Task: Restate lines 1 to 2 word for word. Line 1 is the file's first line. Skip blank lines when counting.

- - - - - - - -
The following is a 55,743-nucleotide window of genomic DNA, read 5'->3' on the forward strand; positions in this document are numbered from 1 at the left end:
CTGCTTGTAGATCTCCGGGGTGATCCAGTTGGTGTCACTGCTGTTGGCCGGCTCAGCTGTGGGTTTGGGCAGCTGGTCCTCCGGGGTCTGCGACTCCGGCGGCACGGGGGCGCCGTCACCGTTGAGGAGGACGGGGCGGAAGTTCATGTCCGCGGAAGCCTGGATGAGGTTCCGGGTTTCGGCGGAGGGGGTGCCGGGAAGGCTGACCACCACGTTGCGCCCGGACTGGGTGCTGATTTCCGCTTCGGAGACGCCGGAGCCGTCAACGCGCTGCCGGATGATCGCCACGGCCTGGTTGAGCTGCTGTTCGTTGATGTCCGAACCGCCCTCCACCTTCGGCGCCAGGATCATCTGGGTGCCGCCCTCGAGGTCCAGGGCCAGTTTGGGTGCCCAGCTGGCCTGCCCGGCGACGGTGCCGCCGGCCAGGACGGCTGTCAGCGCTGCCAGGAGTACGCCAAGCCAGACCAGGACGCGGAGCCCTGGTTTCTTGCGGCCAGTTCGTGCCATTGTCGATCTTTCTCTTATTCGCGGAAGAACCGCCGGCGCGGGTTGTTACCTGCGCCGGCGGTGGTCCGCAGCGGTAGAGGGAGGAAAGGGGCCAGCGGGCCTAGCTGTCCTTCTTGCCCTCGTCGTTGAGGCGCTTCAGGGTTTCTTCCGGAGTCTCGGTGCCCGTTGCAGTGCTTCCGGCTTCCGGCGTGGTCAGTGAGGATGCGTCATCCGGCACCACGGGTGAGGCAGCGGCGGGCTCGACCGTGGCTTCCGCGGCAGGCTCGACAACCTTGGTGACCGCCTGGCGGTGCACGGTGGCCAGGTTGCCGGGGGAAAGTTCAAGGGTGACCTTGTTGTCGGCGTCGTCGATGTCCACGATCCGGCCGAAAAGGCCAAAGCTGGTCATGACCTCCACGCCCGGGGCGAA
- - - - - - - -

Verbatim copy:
The following is a 55,743-nucleotide window of genomic DNA, read 5'->3' on the forward strand; positions in this document are numbered from 1 at the left end:
CTGCTTGTAGATCTCCGGGGTGATCCAGTTGGTGTCACTGCTGTTGGCCGGCTCAGCTGTGGGTTTGGGCAGCTGGTCCTCCGGGGTCTGCGACTCCGGCGGCACGGGGGCGCCGTCACCGTTGAGGAGGACGGGGCGGAAGTTCATGTCCGCGGAAGCCTGGATGAGGTTCCGGGTTTCGGCGGAGGGGGTGCCGGGAAGGCTGACCACCACGTTGCGCCCGGACTGGGTGCTGATTTCCGCTTCGGAGACGCCGGAGCCGTCAACGCGCTGCCGGATGATCGCCACGGCCTGGTTGAGCTGCTGTTCGTTGATGTCCGAACCGCCCTCCACCTTCGGCGCCAGGATCATCTGGGTGCCGCCCTCGAGGTCCAGGGCCAGTTTGGGTGCCCAGCTGGCCTGCCCGGCGACGGTGCCGCCGGCCAGGACGGCTGTCAGCGCTGCCAGGAGTACGCCAAGCCAGACCAGGACGCGGAGCCCTGGTTTCTTGCGGCCAGTTCGTGCCATTGTCGATCTTTCTCTTATTCGCGGAAGAACCGCCGGCGCGGGTTGTTACCTGCGCCGGCGGTGGTCCGCAGCGGTAGAGGGAGGAAAGGGGCCAGCGGGCCTAGCTGTCCTTCTTGCCCTCGTCGTTGAGGCGCTTCAGGGTTTCTTCCGGAGTCTCGGTGCCCGTTGCAGTGCTTCCGGCTTCCGGCGTGGTCAGTGAGGATGCGTCATCCGGCACCACGGGTGAGGCAGCGGCGGGCTCGACCGTGGCTTCCGCGGCAGGCTCGACAACCTTGGTGACCGCCTGGCGGTGCACGGTGGCCAGGTTGCCGGGGGAAAGTTCAAGGGTGACCTTGTTGTCGGCGTCGTCGATGTCCACGATCCGGCCGAAAAGGCCAAAGCTGGTCATGACCTCCACGCCCGGGGCGAA